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Jets trade down twice, take WVU tight end Wesco in 4th round

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A temporary NFL neon sign joins the permanent ones along Broadway as preparation continues for the NFL Draft Tuesday, April 23, 2019, in Nashville, Tenn. The NFL Draft is scheduled to be held Thursday through Saturday. (AP Photo/Mark Humphrey)
A temporary NFL neon sign joins the permanent ones along Broadway as preparation continues for the NFL Draft Tuesday, April 23, 2019, in Nashville, Tenn. The NFL Draft is scheduled to be held Thursday through Saturday. (AP Photo/Mark Humphrey)

FLORHAM PARK, N.J. (AP) — Mike Maccagnan and the Jets began the final day of the NFL draft by wheeling and dealing.

New York traded down twice in the fourth round Saturday before taking West Virginia tight end Trevon Wesco with the 121st pick.

The Jets entered the day with the third pick of the round at No. 105, but dealt that to New Orleans for Nos. 116 and 168. They then traded the picks they got from the Saints to Tennessee for pick Nos. 121 and 157.

With the fifth-round selection, New York took Minnesota linebacker Blake Cashman. The Jets picked Rutgers cornerback Blessuan Austin in the sixth round at No. 196 overall to complete their three-day haul.

The Jets drafted Alabama defensive tackle Quinnen Williams with the third overall pick Thursday night, and took Florida edge rusher Jachai Polite and USC offensive tackle Chuma Edoga in the third round Friday night.

The 6-foot-3, 267-pound Wesco was used primarily as a blocking tight end in college and also profiled as a fullback and/or H-back in the NFL. He caught 26 passes for 366 yards and one touchdown last season for the Mountaineers.

The Jets also currently have Chris Herndon, the team's third-rounder last year, Eric Tomlinson, also primarily a blocking tight end, and Daniel Brown, Jordan Leggett and Neal Sterling at the position.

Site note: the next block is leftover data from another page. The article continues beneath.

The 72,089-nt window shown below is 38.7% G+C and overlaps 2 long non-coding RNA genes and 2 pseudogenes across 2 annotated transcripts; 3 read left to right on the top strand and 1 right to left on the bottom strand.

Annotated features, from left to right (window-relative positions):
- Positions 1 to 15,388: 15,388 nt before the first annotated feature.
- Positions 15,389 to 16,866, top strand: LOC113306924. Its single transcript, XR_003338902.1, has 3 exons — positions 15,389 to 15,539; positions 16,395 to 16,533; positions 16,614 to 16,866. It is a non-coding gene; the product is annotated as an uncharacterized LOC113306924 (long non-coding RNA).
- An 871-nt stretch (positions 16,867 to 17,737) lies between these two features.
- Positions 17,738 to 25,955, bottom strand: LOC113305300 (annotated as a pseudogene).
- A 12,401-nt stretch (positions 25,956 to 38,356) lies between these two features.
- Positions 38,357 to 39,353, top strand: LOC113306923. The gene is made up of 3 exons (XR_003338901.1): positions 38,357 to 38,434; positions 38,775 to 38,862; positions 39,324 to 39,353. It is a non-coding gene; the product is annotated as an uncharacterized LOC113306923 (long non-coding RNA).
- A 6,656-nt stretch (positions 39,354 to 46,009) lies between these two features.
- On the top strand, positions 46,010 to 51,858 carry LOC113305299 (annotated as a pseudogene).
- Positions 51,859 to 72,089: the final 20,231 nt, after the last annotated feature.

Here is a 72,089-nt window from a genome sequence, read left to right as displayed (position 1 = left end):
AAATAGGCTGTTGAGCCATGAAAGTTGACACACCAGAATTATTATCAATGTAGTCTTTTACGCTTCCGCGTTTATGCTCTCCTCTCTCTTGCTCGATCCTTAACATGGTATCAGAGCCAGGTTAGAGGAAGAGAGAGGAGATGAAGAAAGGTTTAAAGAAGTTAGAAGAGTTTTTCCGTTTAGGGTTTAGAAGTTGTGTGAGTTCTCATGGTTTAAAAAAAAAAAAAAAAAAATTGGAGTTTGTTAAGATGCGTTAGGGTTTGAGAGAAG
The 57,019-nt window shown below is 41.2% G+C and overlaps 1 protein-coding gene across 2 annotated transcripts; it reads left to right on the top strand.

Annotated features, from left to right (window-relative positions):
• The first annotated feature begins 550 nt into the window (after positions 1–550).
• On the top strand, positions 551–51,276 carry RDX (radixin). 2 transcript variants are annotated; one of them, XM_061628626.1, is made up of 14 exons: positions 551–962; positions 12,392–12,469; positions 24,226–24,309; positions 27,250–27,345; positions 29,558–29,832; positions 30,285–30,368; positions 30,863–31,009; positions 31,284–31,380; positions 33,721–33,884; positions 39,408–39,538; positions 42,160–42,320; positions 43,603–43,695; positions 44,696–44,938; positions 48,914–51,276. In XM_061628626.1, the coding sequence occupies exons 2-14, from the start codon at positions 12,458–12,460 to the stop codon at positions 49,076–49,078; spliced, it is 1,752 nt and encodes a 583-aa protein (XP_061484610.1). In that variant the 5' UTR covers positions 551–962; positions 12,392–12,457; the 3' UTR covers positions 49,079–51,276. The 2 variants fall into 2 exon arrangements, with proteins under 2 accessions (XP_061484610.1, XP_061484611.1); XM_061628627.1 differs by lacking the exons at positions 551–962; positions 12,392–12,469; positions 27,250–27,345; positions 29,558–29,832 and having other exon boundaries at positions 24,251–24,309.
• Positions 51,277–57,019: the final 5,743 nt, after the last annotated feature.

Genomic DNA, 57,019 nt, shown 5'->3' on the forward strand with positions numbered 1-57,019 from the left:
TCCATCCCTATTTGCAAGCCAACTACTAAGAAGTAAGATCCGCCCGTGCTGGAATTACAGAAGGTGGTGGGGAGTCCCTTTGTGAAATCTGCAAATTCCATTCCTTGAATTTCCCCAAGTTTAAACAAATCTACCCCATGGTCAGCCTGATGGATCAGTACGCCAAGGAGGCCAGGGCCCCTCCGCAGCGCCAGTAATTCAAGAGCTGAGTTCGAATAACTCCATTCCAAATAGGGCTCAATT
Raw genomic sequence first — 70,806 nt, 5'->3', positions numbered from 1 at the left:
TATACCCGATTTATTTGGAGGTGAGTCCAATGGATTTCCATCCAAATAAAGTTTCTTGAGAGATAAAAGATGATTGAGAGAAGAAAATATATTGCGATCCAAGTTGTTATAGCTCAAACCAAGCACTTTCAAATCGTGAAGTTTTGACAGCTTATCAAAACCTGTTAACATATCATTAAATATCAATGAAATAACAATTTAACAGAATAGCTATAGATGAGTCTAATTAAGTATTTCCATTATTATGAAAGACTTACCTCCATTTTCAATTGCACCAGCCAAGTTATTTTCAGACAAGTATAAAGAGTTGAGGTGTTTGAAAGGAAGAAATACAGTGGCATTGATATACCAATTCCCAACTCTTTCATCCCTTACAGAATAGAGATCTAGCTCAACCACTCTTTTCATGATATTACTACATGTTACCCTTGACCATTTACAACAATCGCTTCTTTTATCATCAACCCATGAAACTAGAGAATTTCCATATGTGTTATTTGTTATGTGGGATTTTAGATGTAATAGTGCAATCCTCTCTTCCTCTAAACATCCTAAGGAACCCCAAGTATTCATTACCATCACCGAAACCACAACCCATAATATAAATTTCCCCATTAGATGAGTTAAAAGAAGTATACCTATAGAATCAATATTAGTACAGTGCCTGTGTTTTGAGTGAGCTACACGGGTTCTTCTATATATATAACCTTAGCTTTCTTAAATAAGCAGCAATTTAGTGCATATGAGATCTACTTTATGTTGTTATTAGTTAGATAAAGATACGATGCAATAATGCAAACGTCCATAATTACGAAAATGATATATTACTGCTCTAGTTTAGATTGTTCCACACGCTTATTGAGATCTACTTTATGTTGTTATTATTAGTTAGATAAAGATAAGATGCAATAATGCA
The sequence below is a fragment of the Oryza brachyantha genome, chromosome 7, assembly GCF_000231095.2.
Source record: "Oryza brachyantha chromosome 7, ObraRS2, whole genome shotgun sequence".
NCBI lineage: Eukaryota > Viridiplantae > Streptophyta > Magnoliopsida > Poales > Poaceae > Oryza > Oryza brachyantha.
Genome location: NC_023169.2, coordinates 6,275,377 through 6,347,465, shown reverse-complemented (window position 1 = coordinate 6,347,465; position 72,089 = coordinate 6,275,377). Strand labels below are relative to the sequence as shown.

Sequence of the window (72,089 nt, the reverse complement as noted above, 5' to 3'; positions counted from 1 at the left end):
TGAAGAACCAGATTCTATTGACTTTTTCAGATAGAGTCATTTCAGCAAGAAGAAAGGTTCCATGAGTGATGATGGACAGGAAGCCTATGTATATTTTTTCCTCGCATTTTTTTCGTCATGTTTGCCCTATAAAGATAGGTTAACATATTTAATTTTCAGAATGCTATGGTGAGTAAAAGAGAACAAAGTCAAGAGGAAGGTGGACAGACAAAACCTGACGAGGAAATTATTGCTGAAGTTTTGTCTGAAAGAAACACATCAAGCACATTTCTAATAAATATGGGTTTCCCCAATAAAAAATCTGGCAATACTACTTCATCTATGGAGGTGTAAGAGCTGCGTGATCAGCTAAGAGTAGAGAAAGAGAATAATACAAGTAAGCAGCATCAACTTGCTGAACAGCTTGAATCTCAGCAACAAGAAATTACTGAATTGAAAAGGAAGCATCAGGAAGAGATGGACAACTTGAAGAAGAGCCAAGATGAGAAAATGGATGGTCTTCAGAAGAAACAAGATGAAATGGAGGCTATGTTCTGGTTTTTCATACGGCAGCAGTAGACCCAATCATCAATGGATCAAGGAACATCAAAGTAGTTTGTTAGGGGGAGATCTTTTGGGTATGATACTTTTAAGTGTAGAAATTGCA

"In college, I played tight end, I played fullback," Wesco said during a conference call. "I would say my versatility is my strength."

Wesco began his college career at Lackawanna College in Scranton, Pennsylvania, where he played two seasons — and had a redshirt year as a sophomore — before going to West Virginia. Statistically, Wesco didn't put up big numbers his first two seasons with the Mountaineers but had a breakout campaign as a senior and was named to the All-Big 12 first team.

"I feel good as a pass catcher," Wesco said, adding that he dropped only two passes last season. "I've always caught the ball. Since I was younger, I've always had the ball in my hand — playing quarterback, and I played receiver when I was younger in high school. I'm really comfortable with that. I mean, I don't feel like I have a problem with that."

Cashman adds depth to the Jets' linebacker corps, which already includes C.J. Mosley, Avery Williamson, Darron Lee, Jordan Jenkins, Brandon Copeland, Neville Hewitt and Frankie Luvu. The 6-1, 237-pound Cashman projects as a core special teams contributor who could potentially serve as a rotational player at linebacker.

He was a walk-on at Minnesota and eventually became a starter and team captain for the Gophers. Cashman had 15 tackles for losses last season, and drew the attention of the Jets.

"They were a team that reached out to me a few times between the combine and draft," Cashman said during a conference call. "I met with them at the combine twice and then again at pro day. ... I felt like it was a great fit and I couldn't be more pumped up and ready to go."

Cashman has had three shoulder procedures since 2016, but said he's healthy and has no issues with them.

"My shoulders feel great," he said. "Over the past year, I've worked with a specialist and designed my training around it to make sure that my shoulders are very stable and healthy."

Austin comes to the Jets after some injury concerns in college. He had 14 pass breakups as a sophomore in 2016 while starting 11 games at cornerback and being selected as an All-Big Ten honorable mention. But he tore the anterior cruciate ligament in his left knee in the fourth game of his junior year, then re-injured the knee in the season opener last year.

"Going through the knee injuries and having some success and being so close to the pinnacle of my career and to be constantly knocked down, it was just hard to deal with," an emotional Austin said during a conference call. "I've been blessed with perseverance and having the ability to go through adversity, and that's what got me here today."

It wasn't immediately clear if he'll be healthy enough to participate fully in workouts and minicamp, but Austin considers himself a "freakish athlete" and is excited to get an opportunity despite his medical hardships.

The Queens, New York, native acknowledged he grew up a Giants fan — but, that was then, of course.

"The switchover won't be hard," Austin said. "At all."

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